German painter, printmaker, draughtsman and stained-glass designer. Such contemporaries as Jean Pélerin (De artificiali perspectiva, 1521) and the Alsatian humanist Beatus Rhenanus in 1526 counted him among the greatest artists of his time. In the opinion of specialists today, Baldung’s work places him only half a step behind Grünewald, Dürer and Hans Holbein the younger. A prodigious and imaginative artist of great originality, versatility and passion, Baldung was fascinated with witchcraft and superstition and possessed a desire for novelty of subjects and interpretation that sometimes borders on the eccentric. The new themes he introduced include the supernatural and the erotic. He was the first to show the erotic nature of the Fall in his chiaroscuro woodcut of Adam and Eve (1511; Hollstein, no. 3) and illustrated the successive stages of mating behaviour of horses in his woodcut series of Wild Horses in the forest (1534; Hollstein, nos 238–40); and he is remembered especially for his images of witches. Dürer influenced him only in an early stage but not lastingly. Baldung had a very different sensibility and lacked Dürer’s sense of decorum. Grünewald, whose monumental ...
Jan Van der Stock
(b Antwerp, c. 1526–28; d Antwerp, 1584).
South Netherlandish painter, draughtsman, engraver and publisher. He was the son of the sculptor Balten Janszoon de Costere (fl 1524). In 1550 he became a master in the Guild of St Luke in Antwerp and in 1569 its dean. Primarily on the authority of van Mander, Baltens was long considered to be an inferior imitator of Bruegel family, §1 the elder. Baltens’s best-known work, the signed St Martin’s Day Kermis (e.g. versions Amsterdam, Rijksmus.; Antwerp, Kon. Mus. S. Kst.), was formerly thought to be a free copy after Bruegel’s treatment of the subject, known through an engraving and the Gift of St Martin, a fragment on cloth (Vienna, Ksthist. Mus.). The relationship between Baltens and Bruegel is, however, more complicated. In 1551 they collaborated on an altarpiece (destr.) for the Mechelen Glovemakers. Baltens’s other works, for example the Ecce homo (Antwerp, Kon. Acad. S. Kst.), reveal that the two artists were closely associated: a group from the ...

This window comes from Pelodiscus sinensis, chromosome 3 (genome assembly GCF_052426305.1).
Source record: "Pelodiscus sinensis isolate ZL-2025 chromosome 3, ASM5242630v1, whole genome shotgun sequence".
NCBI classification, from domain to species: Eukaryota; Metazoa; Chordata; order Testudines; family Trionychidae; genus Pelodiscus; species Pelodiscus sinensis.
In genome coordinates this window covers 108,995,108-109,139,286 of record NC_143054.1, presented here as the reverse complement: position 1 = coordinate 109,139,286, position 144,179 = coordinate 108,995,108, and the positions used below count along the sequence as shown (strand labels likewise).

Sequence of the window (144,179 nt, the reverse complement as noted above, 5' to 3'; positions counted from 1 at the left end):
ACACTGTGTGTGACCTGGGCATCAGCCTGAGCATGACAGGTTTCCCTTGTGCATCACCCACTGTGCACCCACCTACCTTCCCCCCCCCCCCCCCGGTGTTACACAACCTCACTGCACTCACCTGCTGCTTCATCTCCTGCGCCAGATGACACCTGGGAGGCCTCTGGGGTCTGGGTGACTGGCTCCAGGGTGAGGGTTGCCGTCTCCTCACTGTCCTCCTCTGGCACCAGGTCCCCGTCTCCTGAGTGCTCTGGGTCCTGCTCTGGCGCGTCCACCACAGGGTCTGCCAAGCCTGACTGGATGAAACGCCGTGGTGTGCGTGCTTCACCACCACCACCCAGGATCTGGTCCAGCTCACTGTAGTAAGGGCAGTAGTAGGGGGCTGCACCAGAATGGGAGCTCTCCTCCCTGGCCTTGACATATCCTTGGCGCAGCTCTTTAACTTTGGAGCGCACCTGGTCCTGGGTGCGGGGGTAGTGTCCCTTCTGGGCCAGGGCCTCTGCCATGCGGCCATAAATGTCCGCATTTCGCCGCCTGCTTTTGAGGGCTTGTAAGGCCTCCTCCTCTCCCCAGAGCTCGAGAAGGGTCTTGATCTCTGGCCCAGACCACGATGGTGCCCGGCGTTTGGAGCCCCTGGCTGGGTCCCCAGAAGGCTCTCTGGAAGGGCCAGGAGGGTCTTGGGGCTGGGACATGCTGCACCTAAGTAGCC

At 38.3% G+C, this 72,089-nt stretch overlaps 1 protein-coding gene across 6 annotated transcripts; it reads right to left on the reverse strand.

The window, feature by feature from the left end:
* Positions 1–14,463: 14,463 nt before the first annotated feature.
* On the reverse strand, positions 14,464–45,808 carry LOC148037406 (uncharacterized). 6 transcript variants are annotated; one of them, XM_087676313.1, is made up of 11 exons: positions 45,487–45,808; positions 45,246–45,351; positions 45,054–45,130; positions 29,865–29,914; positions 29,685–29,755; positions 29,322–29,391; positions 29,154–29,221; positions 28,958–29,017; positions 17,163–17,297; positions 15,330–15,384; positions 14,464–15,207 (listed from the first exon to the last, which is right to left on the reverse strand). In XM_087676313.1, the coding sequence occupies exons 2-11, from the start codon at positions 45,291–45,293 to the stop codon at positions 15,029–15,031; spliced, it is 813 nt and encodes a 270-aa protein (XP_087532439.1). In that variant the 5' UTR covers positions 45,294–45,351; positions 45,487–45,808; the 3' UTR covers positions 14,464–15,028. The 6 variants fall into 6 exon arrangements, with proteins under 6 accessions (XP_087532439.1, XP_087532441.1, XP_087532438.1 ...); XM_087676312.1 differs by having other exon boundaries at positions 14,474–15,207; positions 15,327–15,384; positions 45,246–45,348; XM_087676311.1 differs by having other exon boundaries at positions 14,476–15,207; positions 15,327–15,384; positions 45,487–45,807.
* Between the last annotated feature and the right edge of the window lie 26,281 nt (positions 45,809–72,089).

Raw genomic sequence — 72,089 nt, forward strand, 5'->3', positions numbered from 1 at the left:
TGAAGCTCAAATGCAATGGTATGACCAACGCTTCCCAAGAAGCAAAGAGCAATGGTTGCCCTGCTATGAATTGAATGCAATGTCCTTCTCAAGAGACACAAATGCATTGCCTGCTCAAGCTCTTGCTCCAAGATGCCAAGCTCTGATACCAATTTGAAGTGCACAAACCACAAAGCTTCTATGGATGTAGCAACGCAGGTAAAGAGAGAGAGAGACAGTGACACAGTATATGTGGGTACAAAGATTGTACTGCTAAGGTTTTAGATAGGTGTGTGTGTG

Jay A. Levenson
(b ?Venice, c. 1460–70; d Mechelen or Brussels, before July 17, 1516).
Italian painter and printmaker . He was the first Italian Renaissance artist of note who travelled to the courts of Germany and the Netherlands. His earliest known works appear to date from the late 1490s, suggesting that he was born c.1460–70. The birthdate of c. 1440 traditionally assigned to him reflects the misinterpretation of a document of 1512 in which his patron, Margaret of Austria, Regent of the Netherlands, awarded him a stipend because of his ‘weakness and old age’. In fact, at this date a man could be described as ‘old’ while in his fifties or even younger (Gilbert).